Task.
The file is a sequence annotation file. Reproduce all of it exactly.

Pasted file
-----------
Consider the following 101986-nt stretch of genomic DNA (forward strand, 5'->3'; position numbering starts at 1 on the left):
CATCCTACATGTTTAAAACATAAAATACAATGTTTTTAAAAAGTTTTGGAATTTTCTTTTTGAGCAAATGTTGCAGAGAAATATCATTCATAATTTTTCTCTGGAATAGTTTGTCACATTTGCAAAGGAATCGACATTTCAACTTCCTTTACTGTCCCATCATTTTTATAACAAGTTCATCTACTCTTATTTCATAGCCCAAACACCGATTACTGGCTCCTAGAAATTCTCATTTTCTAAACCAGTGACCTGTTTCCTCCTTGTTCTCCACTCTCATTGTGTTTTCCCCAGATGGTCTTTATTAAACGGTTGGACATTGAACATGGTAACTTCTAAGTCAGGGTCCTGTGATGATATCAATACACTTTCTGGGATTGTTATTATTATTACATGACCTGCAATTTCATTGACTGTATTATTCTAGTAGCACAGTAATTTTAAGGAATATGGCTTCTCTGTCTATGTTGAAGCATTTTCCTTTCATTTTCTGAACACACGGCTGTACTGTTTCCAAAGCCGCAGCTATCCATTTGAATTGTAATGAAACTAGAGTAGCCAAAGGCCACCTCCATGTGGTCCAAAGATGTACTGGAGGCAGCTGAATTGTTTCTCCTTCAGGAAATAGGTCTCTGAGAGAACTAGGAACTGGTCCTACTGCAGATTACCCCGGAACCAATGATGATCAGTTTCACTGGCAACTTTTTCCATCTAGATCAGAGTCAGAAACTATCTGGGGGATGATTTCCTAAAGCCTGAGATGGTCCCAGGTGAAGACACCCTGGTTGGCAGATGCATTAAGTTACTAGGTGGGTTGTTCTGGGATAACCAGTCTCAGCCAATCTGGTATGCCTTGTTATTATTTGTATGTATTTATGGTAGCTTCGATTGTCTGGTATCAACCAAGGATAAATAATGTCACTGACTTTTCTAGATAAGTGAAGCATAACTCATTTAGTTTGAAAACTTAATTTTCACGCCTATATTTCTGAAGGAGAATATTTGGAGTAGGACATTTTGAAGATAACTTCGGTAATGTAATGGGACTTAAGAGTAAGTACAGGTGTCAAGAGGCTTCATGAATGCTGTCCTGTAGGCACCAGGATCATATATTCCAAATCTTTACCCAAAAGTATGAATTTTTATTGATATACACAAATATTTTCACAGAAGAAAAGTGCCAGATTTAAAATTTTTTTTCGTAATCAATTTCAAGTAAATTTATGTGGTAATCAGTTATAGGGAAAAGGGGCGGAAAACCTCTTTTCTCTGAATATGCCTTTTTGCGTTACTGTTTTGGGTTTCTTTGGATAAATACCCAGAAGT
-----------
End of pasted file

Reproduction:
Consider the following 101986-nt stretch of genomic DNA (forward strand, 5'->3'; position numbering starts at 1 on the left):
CATCCTACATGTTTAAAACATAAAATACAATGTTTTTAAAAAGTTTTGGAATTTTCTTTTTGAGCAAATGTTGCAGAGAAATATCATTCATAATTTTTCTCTGGAATAGTTTGTCACATTTGCAAAGGAATCGACATTTCAACTTCCTTTACTGTCCCATCATTTTTATAACAAGTTCATCTACTCTTATTTCATAGCCCAAACACCGATTACTGGCTCCTAGAAATTCTCATTTTCTAAACCAGTGACCTGTTTCCTCCTTGTTCTCCACTCTCATTGTGTTTTCCCCAGATGGTCTTTATTAAACGGTTGGACATTGAACATGGTAACTTCTAAGTCAGGGTCCTGTGATGATATCAATACACTTTCTGGGATTGTTATTATTATTACATGACCTGCAATTTCATTGACTGTATTATTCTAGTAGCACAGTAATTTTAAGGAATATGGCTTCTCTGTCTATGTTGAAGCATTTTCCTTTCATTTTCTGAACACACGGCTGTACTGTTTCCAAAGCCGCAGCTATCCATTTGAATTGTAATGAAACTAGAGTAGCCAAAGGCCACCTCCATGTGGTCCAAAGATGTACTGGAGGCAGCTGAATTGTTTCTCCTTCAGGAAATAGGTCTCTGAGAGAACTAGGAACTGGTCCTACTGCAGATTACCCCGGAACCAATGATGATCAGTTTCACTGGCAACTTTTTCCATCTAGATCAGAGTCAGAAACTATCTGGGGGATGATTTCCTAAAGCCTGAGATGGTCCCAGGTGAAGACACCCTGGTTGGCAGATGCATTAAGTTACTAGGTGGGTTGTTCTGGGATAACCAGTCTCAGCCAATCTGGTATGCCTTGTTATTATTTGTATGTATTTATGGTAGCTTCGATTGTCTGGTATCAACCAAGGATAAATAATGTCACTGACTTTTCTAGATAAGTGAAGCATAACTCATTTAGTTTGAAAACTTAATTTTCACGCCTATATTTCTGAAGGAGAATATTTGGAGTAGGACATTTTGAAGATAACTTCGGTAATGTAATGGGACTTAAGAGTAAGTACAGGTGTCAAGAGGCTTCATGAATGCTGTCCTGTAGGCACCAGGATCATATATTCCAAATCTTTACCCAAAAGTATGAATTTTTATTGATATACACAAATATTTTCACAGAAGAAAAGTGCCAGATTTAAAATTTTTTTTCGTAATCAATTTCAAGTAAATTTATGTGGTAATCAGTTATAGGGAAAAGGGGCGGAAAACCTCTTTTCTCTGAATATGCCTTTTTGCGTTACTGTTTTGGGTTTCTTTGGATAAATACCCAGAAGT